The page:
NEW YORK -- Junkie XL techno wizard Tom Holkenborg burst on stage
alone, but surrounded by a lethal dose of electronic energy.
With a charge of hyperactivity that never wavered, he began flailing his arms
and dancing maniacally behind a mixing board that seemed as much an
extension of his body as the fist that he used to punch at the air. The leader and
mastermind behind Junkie XL opened his show at The Cooler on Thursday
night with a typical techno rhythm.
Yet the performance by his Dutch outfit was anything but typical.
Holkenborg's touring partners -- drummer Baz Mattie, guitarist Renee Van
Darzee, rapper/vocalist Rude Boy and DJ Frankie D -- rushed to their
instruments a few minutes after their leader, nearly matching his constant
For a guy who claims that he's not a hip-hop head, 30-year-old Holkenborg put
on one hell of a rap show. Still, there's something very new about his band's
A week before performing live in that small New York City club, Junkie XL
rapper Rude Boy (a.k.a. Patrick Remington) walked along the streets of Midtown
Manhattan, talking excitedly about how all the best music sounds like it comes
from Mars the first time you hear it. Hip-hop, punk-rock, Chuck Berry, Jimi
Hendrix: 33-year-old Rude Boy rattled off names that would have made the old
guard quake and that forced the new school to do a double take.
Junkie XL delivered snatches of those otherworldly influences to the more than
200 people packed into the club, but he did so in a familiar techno-rock fashion
that was clearly from this planet. "They sound like Prodigy," said Bronx resident
Dan Fogarty. "But I like Prodigy, so I like Junkie XL."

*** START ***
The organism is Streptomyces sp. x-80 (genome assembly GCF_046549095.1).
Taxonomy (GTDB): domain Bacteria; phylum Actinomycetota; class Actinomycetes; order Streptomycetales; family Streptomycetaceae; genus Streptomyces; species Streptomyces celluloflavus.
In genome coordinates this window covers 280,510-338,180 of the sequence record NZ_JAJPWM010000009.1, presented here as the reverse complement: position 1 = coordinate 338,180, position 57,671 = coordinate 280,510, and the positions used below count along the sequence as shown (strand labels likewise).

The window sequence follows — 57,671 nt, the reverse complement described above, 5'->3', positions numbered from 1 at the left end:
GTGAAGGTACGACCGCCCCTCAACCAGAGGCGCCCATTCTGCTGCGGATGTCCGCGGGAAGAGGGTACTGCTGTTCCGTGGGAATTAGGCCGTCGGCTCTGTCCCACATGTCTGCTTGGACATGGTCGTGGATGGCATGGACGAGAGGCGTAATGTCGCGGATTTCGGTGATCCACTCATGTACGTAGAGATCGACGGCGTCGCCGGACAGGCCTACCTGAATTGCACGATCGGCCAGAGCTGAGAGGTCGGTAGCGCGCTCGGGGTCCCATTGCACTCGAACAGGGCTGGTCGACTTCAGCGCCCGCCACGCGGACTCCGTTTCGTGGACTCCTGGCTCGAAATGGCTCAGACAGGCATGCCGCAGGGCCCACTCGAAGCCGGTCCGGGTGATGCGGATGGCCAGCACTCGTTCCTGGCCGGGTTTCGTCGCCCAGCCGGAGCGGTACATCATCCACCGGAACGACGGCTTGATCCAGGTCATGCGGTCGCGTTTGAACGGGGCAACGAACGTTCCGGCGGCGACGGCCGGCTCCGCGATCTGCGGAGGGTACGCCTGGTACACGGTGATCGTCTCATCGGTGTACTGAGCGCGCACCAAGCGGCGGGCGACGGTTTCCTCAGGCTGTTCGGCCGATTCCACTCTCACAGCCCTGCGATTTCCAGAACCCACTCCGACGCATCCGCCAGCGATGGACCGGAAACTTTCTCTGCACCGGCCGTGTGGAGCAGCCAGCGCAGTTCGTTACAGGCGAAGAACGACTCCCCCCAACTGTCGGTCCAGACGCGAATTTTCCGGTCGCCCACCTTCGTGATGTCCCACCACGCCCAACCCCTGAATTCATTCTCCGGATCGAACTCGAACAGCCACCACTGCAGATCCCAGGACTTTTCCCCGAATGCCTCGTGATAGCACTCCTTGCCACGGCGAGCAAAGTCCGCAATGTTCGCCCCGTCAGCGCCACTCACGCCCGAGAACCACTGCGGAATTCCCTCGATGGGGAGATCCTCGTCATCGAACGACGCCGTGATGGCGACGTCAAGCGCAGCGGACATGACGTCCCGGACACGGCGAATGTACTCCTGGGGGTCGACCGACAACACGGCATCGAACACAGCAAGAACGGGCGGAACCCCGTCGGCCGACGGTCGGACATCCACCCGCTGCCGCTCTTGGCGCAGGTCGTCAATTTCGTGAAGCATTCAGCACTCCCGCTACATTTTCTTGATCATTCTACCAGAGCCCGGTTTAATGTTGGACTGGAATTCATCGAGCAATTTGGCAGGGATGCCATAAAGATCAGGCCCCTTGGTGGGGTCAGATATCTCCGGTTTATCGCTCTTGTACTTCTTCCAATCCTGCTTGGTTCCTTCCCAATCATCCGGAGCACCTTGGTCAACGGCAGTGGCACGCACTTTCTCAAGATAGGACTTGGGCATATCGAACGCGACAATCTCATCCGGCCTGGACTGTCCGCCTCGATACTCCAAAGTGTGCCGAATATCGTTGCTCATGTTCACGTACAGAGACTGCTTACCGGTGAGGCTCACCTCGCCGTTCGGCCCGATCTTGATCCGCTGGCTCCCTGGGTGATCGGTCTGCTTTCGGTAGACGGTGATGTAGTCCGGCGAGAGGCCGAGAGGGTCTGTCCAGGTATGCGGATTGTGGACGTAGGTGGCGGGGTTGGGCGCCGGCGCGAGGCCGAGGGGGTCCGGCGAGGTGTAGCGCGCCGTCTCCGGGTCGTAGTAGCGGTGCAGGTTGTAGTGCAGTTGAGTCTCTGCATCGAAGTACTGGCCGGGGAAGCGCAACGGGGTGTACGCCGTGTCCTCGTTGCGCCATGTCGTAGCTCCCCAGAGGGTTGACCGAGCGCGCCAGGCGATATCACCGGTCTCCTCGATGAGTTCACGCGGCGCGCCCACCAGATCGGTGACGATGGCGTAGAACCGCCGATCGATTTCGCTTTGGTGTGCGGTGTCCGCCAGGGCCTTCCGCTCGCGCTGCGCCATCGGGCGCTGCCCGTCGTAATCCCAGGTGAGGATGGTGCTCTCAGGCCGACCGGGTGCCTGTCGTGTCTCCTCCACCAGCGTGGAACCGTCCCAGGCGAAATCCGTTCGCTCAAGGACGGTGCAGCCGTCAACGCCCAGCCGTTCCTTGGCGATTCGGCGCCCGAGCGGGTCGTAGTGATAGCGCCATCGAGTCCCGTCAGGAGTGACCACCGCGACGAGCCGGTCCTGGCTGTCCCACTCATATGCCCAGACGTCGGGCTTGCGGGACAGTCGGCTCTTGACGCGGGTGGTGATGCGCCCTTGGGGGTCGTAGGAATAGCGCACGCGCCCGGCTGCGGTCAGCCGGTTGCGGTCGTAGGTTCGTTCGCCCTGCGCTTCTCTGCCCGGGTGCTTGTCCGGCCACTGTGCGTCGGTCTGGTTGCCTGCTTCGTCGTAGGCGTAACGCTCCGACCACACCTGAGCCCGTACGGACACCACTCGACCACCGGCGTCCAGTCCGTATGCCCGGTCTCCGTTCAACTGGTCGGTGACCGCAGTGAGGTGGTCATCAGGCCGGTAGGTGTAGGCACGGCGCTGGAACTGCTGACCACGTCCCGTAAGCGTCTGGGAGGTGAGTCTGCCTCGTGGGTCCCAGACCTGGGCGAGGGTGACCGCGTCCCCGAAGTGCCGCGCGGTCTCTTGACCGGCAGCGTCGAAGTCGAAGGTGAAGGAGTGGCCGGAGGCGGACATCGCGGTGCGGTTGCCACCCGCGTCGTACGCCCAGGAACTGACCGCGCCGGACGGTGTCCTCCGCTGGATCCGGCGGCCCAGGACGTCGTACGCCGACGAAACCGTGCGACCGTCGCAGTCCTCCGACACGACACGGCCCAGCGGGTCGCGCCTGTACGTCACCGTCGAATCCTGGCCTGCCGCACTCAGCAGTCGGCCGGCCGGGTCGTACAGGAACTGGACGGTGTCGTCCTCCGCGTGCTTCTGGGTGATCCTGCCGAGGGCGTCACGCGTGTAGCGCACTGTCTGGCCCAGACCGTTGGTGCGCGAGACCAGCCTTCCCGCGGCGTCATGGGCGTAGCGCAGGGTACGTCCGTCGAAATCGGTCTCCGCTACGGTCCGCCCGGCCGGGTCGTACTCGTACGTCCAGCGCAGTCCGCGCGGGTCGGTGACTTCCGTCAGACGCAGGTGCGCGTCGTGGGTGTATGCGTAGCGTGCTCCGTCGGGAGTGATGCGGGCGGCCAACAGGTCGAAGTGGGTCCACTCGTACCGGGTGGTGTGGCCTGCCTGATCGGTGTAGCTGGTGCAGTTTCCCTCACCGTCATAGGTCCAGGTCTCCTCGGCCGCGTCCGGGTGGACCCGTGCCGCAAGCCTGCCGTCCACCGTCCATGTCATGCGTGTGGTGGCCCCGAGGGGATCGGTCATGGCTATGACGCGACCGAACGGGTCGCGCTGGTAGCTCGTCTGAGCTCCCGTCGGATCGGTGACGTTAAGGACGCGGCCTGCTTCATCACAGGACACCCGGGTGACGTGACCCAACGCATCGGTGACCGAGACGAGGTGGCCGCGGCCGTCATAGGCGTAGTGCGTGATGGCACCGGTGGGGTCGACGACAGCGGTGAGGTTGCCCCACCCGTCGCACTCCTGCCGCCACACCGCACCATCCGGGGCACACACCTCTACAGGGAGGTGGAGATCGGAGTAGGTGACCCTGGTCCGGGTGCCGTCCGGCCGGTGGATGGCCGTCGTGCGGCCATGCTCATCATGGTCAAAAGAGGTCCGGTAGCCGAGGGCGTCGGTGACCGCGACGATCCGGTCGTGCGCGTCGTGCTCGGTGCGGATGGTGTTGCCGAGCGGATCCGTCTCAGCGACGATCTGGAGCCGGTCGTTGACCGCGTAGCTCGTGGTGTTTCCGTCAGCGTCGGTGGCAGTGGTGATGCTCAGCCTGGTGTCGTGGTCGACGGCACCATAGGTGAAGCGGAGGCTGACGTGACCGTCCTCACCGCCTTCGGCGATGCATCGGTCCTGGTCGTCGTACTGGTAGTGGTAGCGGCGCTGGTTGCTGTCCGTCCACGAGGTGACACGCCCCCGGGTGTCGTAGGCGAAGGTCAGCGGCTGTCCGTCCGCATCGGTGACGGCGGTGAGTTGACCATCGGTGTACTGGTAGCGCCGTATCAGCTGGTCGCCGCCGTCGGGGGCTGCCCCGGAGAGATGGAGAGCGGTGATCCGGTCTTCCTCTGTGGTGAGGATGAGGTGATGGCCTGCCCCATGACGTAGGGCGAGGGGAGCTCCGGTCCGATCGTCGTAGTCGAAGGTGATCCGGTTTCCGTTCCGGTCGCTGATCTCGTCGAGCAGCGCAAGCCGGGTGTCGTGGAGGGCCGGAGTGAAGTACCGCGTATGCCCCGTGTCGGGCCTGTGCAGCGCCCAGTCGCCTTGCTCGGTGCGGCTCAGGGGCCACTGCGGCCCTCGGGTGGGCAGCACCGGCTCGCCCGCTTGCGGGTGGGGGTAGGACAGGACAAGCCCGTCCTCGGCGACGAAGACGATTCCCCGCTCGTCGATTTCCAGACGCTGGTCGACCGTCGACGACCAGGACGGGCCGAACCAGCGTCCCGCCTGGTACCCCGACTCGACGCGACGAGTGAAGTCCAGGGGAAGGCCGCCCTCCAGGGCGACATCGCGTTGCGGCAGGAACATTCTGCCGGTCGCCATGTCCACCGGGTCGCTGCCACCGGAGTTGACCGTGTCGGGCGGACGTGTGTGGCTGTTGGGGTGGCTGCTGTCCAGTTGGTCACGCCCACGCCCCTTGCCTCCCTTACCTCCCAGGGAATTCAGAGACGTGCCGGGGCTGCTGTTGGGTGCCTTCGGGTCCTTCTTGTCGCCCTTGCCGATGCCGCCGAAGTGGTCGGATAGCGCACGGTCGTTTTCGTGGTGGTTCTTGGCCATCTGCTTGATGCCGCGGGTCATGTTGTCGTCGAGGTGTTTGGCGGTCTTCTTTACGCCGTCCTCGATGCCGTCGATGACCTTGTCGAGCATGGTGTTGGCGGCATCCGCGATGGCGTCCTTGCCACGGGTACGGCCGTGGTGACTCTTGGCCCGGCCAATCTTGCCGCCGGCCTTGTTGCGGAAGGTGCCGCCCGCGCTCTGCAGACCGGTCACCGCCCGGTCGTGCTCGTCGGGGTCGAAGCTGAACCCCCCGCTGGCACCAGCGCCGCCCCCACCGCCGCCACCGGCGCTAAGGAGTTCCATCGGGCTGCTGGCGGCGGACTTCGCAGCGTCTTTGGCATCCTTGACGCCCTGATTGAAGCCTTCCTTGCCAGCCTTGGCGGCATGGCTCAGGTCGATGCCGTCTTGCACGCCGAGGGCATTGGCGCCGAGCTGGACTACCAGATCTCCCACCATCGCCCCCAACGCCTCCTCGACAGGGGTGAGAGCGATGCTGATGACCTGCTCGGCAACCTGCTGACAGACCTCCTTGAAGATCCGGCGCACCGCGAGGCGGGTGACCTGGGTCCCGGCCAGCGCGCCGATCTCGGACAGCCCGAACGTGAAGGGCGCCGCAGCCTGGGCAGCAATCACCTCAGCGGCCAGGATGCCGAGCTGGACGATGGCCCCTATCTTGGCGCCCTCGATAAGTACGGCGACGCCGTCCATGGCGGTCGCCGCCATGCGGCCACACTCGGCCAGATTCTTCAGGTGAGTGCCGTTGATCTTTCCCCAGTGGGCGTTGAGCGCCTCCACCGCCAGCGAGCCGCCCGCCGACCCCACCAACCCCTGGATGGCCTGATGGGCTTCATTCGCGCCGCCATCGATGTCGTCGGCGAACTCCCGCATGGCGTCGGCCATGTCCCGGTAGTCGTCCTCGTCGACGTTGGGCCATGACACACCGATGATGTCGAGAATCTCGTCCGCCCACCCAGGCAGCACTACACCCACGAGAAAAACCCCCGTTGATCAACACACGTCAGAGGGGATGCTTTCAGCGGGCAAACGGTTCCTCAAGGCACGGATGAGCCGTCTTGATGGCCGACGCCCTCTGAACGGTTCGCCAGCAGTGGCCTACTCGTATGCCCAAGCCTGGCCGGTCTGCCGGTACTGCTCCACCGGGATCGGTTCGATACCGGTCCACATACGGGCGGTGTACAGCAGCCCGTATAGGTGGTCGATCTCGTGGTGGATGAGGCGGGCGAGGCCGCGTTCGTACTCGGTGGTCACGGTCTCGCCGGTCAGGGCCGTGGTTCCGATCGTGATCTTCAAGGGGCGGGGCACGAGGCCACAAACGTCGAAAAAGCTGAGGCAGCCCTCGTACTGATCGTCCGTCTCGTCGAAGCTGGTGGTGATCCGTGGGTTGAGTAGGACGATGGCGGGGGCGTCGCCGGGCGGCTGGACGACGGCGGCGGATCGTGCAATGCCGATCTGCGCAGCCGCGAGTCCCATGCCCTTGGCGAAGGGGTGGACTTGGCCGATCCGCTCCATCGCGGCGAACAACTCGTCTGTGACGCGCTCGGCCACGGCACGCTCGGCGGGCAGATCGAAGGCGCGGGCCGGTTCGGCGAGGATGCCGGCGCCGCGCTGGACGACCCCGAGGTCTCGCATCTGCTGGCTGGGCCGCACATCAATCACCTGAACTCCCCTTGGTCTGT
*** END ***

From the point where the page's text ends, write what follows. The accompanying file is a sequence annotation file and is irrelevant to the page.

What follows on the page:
The fun began in earnest for the Dutch techno-rockers and their fans when
Rude Boy, who also raps full-time for Urban Dance Squad, took the mic. The
stocky but surprisingly agile MC convinced the audience to move with his own
bounding dance as he barked the lyrics to
HREF="http://www.addict.com/music/Junkie_XL/Billy_Club.ram">"Billy Club" HREF="http://www.addict.com/music/Junkie_XL/Underachievers.ram">"Undera chievers"
chievers"(RealAudio excerpt) and "Metrolike" behind goggle-like
shades, ably keeping up with his skinny fellow Dutchmen.
While the beats sometimes sounded vaguely familiar, the band's energy was its
live allure to Fogarty and Israeli Sarah Wainer, who had never heard Junkie XL
"They were exciting," Wainer said, "dancing, jumping, always moving. That's
what I liked about them."
Van Darzee never seemed to stop leaping about as he flailed at his guitar, its
grating metallic sound tweaked constantly by Holkenborg, who wore an orange
Sepultura T-shirt as he barely stayed within the confines of the mixing board.
Meanwhile, Frankie D seemed more intent on dancing for the first few rows of
the audience than scratching. "He said the D stands for disease," Rude Boy
once said, " 'cause he comes on like a disease."
It seemed as if Junkie XL knew that a band with a debut album titled
Saturday Teenage Kick has to throw down tons of live energy in its music
to prove itself to its audience. The group kicked out all the jams it could within
its framework of prescribed beats, with drummer Mattie only accentuating pre-
And when Junkie had completed their regular set, there was no encore -- since
the group played almost its entire recorded repertoire.
Still, before leaving the stage, Holkenborg leaned on a keyboard, producing a
squall of noise not unlike guitar feedback.
It mirrored the outros of a score of noisy guitar bands, an apropos moment for
an electronic group that succeeded by reminding the audience of older, more
earthly sounds such as the hip-hop in Rude Boy's rap, the heavy metal in Van
Darzee's guitar or the familiar aura of rock 'n' roll from which Junkie XL draw